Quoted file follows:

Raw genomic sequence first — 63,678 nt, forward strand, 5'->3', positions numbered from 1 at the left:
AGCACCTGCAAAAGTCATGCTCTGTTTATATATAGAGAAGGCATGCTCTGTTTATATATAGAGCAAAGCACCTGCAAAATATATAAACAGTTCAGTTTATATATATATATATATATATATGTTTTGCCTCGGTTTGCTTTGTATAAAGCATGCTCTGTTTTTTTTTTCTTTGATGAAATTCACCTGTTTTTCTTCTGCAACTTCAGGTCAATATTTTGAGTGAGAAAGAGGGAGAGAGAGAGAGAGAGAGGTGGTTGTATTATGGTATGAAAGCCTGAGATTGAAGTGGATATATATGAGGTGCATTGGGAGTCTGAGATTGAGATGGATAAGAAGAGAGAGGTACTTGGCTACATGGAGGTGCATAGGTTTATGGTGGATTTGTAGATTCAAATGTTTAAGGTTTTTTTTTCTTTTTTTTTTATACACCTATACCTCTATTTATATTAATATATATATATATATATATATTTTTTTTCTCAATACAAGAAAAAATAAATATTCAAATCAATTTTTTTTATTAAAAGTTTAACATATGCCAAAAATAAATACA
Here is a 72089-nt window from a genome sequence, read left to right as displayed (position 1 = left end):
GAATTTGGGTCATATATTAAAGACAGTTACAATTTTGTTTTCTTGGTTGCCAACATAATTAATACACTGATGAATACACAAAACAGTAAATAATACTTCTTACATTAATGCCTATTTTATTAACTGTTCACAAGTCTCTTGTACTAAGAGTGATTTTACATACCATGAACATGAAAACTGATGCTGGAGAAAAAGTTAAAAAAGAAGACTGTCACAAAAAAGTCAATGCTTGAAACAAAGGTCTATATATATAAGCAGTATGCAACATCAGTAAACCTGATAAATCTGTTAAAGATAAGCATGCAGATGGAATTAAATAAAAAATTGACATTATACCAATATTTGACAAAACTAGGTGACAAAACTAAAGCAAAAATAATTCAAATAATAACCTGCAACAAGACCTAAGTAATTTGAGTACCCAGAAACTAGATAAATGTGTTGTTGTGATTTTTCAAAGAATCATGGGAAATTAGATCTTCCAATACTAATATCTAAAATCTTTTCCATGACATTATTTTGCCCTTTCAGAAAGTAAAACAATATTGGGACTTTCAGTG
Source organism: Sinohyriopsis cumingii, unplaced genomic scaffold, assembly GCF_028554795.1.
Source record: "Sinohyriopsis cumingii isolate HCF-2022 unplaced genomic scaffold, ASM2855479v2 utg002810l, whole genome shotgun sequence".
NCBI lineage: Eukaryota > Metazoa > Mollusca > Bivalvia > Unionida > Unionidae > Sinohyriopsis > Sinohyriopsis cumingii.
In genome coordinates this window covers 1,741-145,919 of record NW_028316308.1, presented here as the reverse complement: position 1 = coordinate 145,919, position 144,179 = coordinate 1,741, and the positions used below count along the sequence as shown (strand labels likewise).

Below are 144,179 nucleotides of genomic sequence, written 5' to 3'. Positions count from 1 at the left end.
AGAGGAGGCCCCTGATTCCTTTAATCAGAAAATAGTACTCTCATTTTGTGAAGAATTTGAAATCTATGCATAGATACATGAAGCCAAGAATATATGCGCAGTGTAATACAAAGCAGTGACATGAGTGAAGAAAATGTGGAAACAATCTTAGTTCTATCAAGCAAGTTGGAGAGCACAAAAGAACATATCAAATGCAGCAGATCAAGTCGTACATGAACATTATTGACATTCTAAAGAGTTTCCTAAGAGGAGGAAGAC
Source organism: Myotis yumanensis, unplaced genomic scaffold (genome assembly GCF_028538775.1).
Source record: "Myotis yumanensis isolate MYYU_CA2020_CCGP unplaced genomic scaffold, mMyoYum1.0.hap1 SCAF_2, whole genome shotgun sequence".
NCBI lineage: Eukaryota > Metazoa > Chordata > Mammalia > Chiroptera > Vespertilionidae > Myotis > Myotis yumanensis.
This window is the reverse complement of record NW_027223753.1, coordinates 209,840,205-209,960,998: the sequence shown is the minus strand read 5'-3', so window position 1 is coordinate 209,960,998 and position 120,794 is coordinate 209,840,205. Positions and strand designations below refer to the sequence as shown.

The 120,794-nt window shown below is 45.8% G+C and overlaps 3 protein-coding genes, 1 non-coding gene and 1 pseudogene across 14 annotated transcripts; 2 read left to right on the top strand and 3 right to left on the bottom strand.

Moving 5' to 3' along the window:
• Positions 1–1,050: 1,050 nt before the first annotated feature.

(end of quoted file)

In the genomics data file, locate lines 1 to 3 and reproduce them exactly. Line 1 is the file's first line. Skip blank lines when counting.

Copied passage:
Raw genomic sequence first — 63,678 nt, forward strand, 5'->3', positions numbered from 1 at the left:
AGCACCTGCAAAAGTCATGCTCTGTTTATATATAGAGAAGGCATGCTCTGTTTATATATAGAGCAAAGCACCTGCAAAATATATAAACAGTTCAGTTTATATATATATATATATATATATGTTTTGCCTCGGTTTGCTTTGTATAAAGCATGCTCTGTTTTTTTTTTCTTTGATGAAATTCACCTGTTTTTCTTCTGCAACTTCAGGTCAATATTTTGAGTGAGAAAGAGGGAGAGAGAGAGAGAGAGAGGTGGTTGTATTATGGTATGAAAGCCTGAGATTGAAGTGGATATATATGAGGTGCATTGGGAGTCTGAGATTGAGATGGATAAGAAGAGAGAGGTACTTGGCTACATGGAGGTGCATAGGTTTATGGTGGATTTGTAGATTCAAATGTTTAAGGTTTTTTTTTCTTTTTTTTTTATACACCTATACCTCTATTTATATTAATATATATATATATATATATATTTTTTTTCTCAATACAAGAAAAAATAAATATTCAAATCAATTTTTTTTATTAAAAGTTTAACATATGCCAAAAATAAATACA
Here is a 72089-nt window from a genome sequence, read left to right as displayed (position 1 = left end):